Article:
Alexandra Bachzetsis’ Private Song (2017), performance at the Municipal Theater of Piraeus for documenta 14. Photo by Stathis Mamalakis, courtesy of documenta 14.
Bachzetsis is no stranger to major art-world events; in fact, she was included in documenta 13. Her work has been shown at prominent museums around the world, including at the Museum of Modern Art in New York, the Stedelijk Museum in Amsterdam, and the Jumex Foundation in Mexico City. Her first major institutional exhibition was held in 2008 at the Kunstalle Basel, where Szymczyk served as chief curator from 2003 to 2014. That same year, she was also included in the fifth Berlin Biennale, which was co-curated by Szymczyk and Elena Filipovic.
In a statement provided to artnet News, a spokesperson for documenta writes: “Alexandra Bachzetsis, who already participated in documenta 13 in 2012, was invited to documenta 14—like every curatorial decision in the process of documenta 14—based on the Artistic Director’s and curatorial team’s belief in the importance of the artist’s practice in the context of themes, interests, and urgencies of documenta 14. This decision does not violate any ‘code of conduct’ of documenta gGmbH.” (Bachzetsis did not respond to a request for comment, and documenta did not provide further details on the event’s code of conduct.)
Michele Ciacciofera’s Janas Code (2016-17) in “Viva Arte Viva” at the Venice Biennale. Photo by Ben Davis.
Meanwhile, the installation by Macel’s partner, Michele Ciacciofera, is the first work viewers see upon entering the “Pavilion of Traditions,” one of the nine sections in her exhibition “Viva Arte Viva.” His installation, which the wall text likens to a house for imaginary fairies, includes nine wooden tables covered with sculptures, fabric wall-hangings, and books made out of honeycomb. The work deals with “the persistence, transmission and contemporaneity of myths,” according to the wall text, which is also an abiding theme in Macel’s show.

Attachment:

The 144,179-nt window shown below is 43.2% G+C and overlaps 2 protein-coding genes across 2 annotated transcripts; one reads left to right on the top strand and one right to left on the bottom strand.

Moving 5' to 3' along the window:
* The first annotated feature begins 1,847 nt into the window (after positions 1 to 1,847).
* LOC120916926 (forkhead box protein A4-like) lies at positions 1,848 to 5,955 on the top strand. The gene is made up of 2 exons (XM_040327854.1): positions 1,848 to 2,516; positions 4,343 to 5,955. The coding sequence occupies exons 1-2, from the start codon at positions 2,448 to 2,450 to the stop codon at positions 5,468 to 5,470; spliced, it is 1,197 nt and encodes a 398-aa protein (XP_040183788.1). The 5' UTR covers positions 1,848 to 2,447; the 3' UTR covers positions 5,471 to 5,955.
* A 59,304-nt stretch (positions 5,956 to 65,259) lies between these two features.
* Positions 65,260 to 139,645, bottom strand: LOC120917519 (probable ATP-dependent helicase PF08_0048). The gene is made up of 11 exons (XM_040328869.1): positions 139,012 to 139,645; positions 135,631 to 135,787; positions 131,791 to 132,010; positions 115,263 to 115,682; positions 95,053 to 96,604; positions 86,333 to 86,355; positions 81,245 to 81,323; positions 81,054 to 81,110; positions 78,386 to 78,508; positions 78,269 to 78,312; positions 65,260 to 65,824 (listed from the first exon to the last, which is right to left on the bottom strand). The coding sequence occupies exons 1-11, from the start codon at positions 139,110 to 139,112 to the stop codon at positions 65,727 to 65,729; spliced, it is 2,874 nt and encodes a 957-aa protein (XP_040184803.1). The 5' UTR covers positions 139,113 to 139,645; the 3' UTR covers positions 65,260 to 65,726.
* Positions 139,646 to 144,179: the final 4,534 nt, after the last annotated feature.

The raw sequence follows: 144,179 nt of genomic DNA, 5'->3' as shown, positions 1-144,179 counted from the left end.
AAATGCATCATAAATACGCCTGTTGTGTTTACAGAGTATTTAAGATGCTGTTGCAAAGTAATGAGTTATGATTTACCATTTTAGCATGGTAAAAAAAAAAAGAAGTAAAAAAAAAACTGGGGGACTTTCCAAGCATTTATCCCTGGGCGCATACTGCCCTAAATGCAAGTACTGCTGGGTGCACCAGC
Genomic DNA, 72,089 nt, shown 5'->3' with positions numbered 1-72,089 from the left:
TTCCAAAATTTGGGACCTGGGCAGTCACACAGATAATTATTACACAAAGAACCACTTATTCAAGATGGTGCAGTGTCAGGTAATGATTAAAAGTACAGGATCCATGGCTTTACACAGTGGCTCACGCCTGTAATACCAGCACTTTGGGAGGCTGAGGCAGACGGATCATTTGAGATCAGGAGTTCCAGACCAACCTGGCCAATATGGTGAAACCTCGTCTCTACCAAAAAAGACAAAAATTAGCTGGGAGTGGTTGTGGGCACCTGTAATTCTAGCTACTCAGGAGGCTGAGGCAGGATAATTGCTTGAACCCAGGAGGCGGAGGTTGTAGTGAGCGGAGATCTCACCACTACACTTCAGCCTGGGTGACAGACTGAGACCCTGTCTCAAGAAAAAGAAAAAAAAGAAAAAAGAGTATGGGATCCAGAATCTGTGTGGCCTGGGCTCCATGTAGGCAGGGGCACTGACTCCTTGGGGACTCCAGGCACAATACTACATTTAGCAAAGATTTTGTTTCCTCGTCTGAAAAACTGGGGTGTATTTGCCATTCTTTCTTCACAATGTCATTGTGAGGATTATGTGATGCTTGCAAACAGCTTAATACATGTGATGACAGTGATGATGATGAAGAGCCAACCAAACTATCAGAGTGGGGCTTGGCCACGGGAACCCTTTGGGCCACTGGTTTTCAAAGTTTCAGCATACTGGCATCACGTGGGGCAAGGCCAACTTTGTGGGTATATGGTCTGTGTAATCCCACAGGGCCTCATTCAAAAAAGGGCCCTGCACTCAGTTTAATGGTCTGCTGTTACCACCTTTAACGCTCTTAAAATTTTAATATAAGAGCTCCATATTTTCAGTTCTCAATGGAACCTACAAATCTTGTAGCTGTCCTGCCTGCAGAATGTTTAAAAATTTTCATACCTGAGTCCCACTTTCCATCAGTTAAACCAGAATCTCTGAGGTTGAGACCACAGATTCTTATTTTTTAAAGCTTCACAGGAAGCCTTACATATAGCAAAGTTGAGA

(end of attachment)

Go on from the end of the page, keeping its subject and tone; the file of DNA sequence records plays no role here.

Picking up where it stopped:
Asked what to make of the questions surrounding her decision to include Ciacciofera, Macel tells artnet News: “My only concern is art and its quality, its depth, its significance, and it’s also the only concern of the public of the exhibition. There is nothing improper because, as you may know and as it is often said and written, I am not enough close to the art market to create any change in the career of an artist at this level.” Any positive outcome from an artist’s participation in the event, she says, “is because other curators, critics, and gallerists believe in them, like I do.”